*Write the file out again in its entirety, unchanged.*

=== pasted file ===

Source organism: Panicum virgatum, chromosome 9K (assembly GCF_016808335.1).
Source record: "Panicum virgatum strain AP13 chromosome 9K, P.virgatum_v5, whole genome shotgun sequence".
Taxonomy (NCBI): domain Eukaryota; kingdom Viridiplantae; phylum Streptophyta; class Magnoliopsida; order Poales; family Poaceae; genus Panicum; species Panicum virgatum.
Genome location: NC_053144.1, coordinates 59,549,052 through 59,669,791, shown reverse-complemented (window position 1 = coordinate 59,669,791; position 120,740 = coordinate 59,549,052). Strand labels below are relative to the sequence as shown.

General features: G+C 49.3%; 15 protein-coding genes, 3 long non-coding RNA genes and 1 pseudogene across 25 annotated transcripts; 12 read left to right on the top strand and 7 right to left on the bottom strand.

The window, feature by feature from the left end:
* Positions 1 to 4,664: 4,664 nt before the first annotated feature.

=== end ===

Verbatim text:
Source organism: Panicum virgatum, chromosome 9K (assembly GCF_016808335.1).
Source record: "Panicum virgatum strain AP13 chromosome 9K, P.virgatum_v5, whole genome shotgun sequence".
Taxonomy (NCBI): domain Eukaryota; kingdom Viridiplantae; phylum Streptophyta; class Magnoliopsida; order Poales; family Poaceae; genus Panicum; species Panicum virgatum.
Genome location: NC_053144.1, coordinates 59,549,052 through 59,669,791, shown reverse-complemented (window position 1 = coordinate 59,669,791; position 120,740 = coordinate 59,549,052). Strand labels below are relative to the sequence as shown.

General features: G+C 49.3%; 15 protein-coding genes, 3 long non-coding RNA genes and 1 pseudogene across 25 annotated transcripts; 12 read left to right on the top strand and 7 right to left on the bottom strand.

The window, feature by feature from the left end:
* Positions 1 to 4,664: 4,664 nt before the first annotated feature.